Northcoast biologist and photographer Ron LeValley will lead a photography session that focuses less on the camera subject than on the craft's technical side.

"To understand how a camera records light," LeValley said.

With digital cameras, photography has grown more popular as people seek to record trips, hang their pictures as artwork, detail a certain animal or natural scene.

"There's a million reasons to take pictures," LeValley said.

The festival program's list of non-bird related workshops and activities is no accident.

"The festival demonstrated that there are economies associated with sustainable, nature-based tourism, as opposed to consumptive tourism," said organizer Rick Hiser, contrasting the event's guided rafting and kayaking trips with Disneyland-type businesses. "It can be an important part of our economy."

Organizers centered the first festival nine years ago around the goose that returned from near-extinction — an endangered species success story sure to draw birders.

"That seemed pretty unique and probably pretty interesting to the birding community," Hiser said, noting the multi-billion dollar eco-tourism industry.

They also structured the event around a predictable visit during tourism's off-season in Del Norte County. Each spring, Aleutian geese stop in Crescent City on a more than 2,000 mile trek from California's San Joaquin and Sacramento valleys to their summer breeding grounds off the Alaskan coast.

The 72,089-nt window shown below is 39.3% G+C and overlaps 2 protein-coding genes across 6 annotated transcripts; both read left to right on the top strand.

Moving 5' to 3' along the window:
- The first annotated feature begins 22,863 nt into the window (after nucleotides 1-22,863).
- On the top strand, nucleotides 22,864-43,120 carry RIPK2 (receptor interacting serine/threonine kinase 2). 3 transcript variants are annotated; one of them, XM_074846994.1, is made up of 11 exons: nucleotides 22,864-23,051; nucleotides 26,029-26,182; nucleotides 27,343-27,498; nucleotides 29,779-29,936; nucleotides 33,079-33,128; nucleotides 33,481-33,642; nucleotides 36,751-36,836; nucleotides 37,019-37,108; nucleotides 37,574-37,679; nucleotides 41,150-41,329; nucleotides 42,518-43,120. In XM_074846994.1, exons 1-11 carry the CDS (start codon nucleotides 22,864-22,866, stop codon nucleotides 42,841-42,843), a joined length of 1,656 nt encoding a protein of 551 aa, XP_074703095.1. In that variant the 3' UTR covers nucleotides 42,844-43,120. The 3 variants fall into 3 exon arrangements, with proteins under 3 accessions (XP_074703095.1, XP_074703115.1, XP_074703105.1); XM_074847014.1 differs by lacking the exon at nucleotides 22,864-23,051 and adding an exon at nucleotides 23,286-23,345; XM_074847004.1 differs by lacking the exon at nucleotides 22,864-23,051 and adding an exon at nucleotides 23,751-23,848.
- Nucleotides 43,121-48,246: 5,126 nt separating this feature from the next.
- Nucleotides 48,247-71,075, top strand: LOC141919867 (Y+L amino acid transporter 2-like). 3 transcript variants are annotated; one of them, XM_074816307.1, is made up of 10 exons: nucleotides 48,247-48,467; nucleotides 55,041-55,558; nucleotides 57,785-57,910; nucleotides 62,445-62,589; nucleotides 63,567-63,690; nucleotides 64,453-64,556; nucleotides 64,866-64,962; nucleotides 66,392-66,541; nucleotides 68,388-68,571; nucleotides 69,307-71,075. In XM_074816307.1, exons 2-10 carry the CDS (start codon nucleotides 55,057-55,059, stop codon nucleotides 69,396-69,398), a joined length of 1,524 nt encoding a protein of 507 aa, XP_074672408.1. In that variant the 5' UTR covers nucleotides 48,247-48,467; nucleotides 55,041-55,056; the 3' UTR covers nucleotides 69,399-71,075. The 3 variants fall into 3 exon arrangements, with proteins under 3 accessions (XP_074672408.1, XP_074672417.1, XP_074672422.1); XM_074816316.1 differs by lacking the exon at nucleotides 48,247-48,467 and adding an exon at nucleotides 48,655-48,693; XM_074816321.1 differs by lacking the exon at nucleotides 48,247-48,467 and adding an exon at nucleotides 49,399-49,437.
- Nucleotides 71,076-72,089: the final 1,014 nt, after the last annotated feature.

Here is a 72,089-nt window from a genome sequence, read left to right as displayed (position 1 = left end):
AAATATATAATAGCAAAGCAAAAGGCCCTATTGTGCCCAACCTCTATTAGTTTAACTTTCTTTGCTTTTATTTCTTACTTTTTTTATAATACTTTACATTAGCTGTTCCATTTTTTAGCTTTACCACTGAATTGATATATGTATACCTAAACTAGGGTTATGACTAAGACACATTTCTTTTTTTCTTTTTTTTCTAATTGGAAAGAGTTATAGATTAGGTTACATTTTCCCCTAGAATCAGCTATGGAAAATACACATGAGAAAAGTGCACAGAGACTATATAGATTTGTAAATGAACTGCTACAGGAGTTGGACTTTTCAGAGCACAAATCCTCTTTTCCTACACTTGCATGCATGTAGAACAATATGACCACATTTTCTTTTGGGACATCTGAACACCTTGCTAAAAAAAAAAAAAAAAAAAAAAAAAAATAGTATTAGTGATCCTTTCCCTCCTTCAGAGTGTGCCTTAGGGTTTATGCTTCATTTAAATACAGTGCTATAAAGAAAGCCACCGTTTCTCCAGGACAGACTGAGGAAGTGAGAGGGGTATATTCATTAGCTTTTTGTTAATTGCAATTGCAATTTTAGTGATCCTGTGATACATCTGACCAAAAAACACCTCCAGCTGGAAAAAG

"Our task is to bring the people here for an extended period of time," Hiser said. "To come into the community, spend their money, see Del Norte County like they've never seen it before."

Reach Hilary Corrigan at This e-mail address is being protected from spam bots, you need JavaScript enabled to view it

Fest Highlights

The 9th Annual Aleutian Goose Festival isn't just for birdlovers:

•Outside My Window — A Naturalist's View of the World," by biologist and photographer Ron LeValley. 7 p.m. Friday, Cultural Center on Front Street. Free.

•Goose Gala Reception – With wine tastings and a silent auction. 5:30 p.m. Saturday in the Cultural Center. $20 at the door, $10 for registrants.

•River, Rocks and Redwoods - A Smith River geology tour with national park interpreter Roger Brandt. 12:30 p.m.-4:30 p.m. Friday and Saturday, $45.

•Walking in the Footsteps of the Tolowa – Explores Lake Earl lagoon and the Smith River, as well as Tolowa history and legends. Tribal member Loren Bommelyn also discusses Tolowa Dunes State Park and Yontocket, the center of the universe, on 9-11:30 a.m. Saturday. $10.

•Earthquakes & Tsunamis — Redwood National and State Parks geologist Vicki Ozaki and ranger Jim Wheeler detail plate tectonics, subduction zones and changes in the local landscape over time. 9 a.m.-11:30 a.m. Friday. Free with registration.

•Mill Creek — Reweaving the Fabric – Former State Park superintendent Rick Sermon describes the process to rebuild an old-growth redwood forest and the salmon population that relies on Mill Creek to spawn. 8:30 a.m.- noon. Free with registration.